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LOS ANGELES — We’re all familiar with sharing sites like Airbnb that help you rent out your room to peers and even strangers. And there are a rising number of sites that let you share home appliances like a Roomba with your neighbors. The sites usually focus on one-way sharing interactions, and usually for the point of utility.
Forget Art, the Beijing-based collective run by Ma Yongfeng, wants to get people talking to each other. Youth Apartment Exchange Project (青年公寓交换) is an initiative to encourage urban dwellers in China not just to share their items, but to exchange them. This could range from a simple exchange, like cell phones, to even trading and sharing apartments.
Previously a BBS, the site now uses a private Sina Weibo feed, tapping into the Twitter-like service’s broad network (some 300 million users) to encourage interaction. Though the feed is relatively new, users are already posting images, using a hashtag to organize. Ma Yongfeng recently posted a handmade truck from the 1970s, and in the BBS version, users traded phones and even homes.
And some, in their search for an exchange, offer a poetic glimpse into hopes and dreams. One young woman posted her search for an RV:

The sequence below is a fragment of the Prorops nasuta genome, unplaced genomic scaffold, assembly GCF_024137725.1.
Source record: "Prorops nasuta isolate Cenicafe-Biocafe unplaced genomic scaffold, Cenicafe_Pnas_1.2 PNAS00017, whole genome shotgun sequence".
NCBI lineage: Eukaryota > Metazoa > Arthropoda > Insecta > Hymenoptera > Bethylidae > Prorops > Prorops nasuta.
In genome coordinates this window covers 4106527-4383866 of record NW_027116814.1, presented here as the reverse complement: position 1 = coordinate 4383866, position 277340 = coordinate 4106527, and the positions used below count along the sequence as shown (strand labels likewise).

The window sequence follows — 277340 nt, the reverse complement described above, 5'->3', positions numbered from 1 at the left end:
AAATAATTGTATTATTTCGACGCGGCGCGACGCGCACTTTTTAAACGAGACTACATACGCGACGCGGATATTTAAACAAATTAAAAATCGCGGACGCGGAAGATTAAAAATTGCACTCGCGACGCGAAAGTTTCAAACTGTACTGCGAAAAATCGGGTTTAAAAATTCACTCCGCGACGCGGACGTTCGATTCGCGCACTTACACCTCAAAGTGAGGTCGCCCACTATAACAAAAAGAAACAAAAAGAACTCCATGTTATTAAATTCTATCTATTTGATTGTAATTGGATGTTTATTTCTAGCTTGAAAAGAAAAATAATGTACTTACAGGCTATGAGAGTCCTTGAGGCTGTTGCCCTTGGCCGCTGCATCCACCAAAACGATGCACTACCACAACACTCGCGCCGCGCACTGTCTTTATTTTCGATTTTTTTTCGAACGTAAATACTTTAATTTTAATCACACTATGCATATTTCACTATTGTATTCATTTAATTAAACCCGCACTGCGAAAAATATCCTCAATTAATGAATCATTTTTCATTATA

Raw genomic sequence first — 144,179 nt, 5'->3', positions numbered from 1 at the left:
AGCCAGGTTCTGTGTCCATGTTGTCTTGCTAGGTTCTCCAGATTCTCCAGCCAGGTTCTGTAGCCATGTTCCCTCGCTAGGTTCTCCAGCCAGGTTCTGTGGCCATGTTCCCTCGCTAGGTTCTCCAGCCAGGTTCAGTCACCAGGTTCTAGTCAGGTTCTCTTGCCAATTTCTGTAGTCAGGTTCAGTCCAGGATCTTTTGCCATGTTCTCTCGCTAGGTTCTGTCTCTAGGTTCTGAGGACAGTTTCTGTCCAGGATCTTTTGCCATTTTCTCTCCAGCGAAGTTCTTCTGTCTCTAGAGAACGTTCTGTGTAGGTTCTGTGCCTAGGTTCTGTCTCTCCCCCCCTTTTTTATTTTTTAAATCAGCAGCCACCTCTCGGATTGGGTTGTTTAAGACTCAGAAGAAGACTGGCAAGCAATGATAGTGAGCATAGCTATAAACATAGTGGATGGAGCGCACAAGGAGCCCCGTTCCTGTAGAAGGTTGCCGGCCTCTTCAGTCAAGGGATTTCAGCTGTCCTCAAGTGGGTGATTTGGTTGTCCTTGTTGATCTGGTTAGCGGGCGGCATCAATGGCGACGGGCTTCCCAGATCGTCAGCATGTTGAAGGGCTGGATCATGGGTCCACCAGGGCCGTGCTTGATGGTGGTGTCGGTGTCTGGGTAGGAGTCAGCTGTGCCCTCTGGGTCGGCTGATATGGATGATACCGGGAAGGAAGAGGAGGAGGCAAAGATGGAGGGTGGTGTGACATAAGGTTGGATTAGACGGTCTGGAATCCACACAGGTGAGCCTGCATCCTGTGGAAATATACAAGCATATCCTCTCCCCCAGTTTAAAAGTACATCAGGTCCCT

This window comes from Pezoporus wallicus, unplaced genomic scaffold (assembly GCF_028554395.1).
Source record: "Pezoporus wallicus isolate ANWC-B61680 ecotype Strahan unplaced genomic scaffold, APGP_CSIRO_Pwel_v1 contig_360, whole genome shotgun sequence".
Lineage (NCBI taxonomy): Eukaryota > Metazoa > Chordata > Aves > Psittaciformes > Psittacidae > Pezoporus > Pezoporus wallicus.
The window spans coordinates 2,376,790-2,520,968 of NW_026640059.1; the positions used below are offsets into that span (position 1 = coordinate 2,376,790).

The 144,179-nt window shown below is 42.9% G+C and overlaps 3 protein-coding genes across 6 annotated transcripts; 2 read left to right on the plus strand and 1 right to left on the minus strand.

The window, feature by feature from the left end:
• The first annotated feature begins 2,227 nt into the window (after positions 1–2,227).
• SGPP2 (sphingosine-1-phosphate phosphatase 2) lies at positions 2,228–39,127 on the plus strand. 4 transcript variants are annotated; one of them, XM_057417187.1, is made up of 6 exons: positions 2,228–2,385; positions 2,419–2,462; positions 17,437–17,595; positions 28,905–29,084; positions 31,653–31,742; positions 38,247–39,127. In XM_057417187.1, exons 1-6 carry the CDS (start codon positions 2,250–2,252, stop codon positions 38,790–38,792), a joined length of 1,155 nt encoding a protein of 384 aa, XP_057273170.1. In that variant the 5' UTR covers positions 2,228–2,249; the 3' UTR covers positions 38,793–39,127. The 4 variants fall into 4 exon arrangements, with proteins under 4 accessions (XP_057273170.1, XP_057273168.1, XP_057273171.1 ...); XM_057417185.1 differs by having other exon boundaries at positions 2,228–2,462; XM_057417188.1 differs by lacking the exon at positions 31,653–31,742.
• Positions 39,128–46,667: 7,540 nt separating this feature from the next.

When I was little I especially wanted to have an RV. I would go wherever I wanted to go and carry around my own little home. Wherever I wanted to stay, I could stay for a day. That would be very nice.
Youth Apartment Exchange is a simple social media platform to get people talking. As Ma Yongfeng told me, he wants the site to encourage online users to trade and exchange and meet people outside their immediate circle.
Here We Are! is an expansive exhibition exploring the role of women in furniture design, fashion design, industrial design, and interior design.
The photograph of Mahal, taken in 1872 while she was interned and dispossessed, raises questions of consent.
Large-scale installations by artist and adobera Joanna Keane Lopez and olfactory-acoustic sculptures by Oswaldo Maciá will be on view starting October 1.
Weems’s essay is excerpted from Ways of Hearing: Reflections on Music in 26 Pieces.
Freelance writer Rona Akbari partnered with artist Aishwarya Srivastava for a print sale fundraiser to support Afghan nationals who are facing illness and starvation.
Over 125 artist studios, galleries, and exhibition spaces open their doors to the public for this year’s Jersey City Art and Studio Tour, taking place from September 30 through October 3.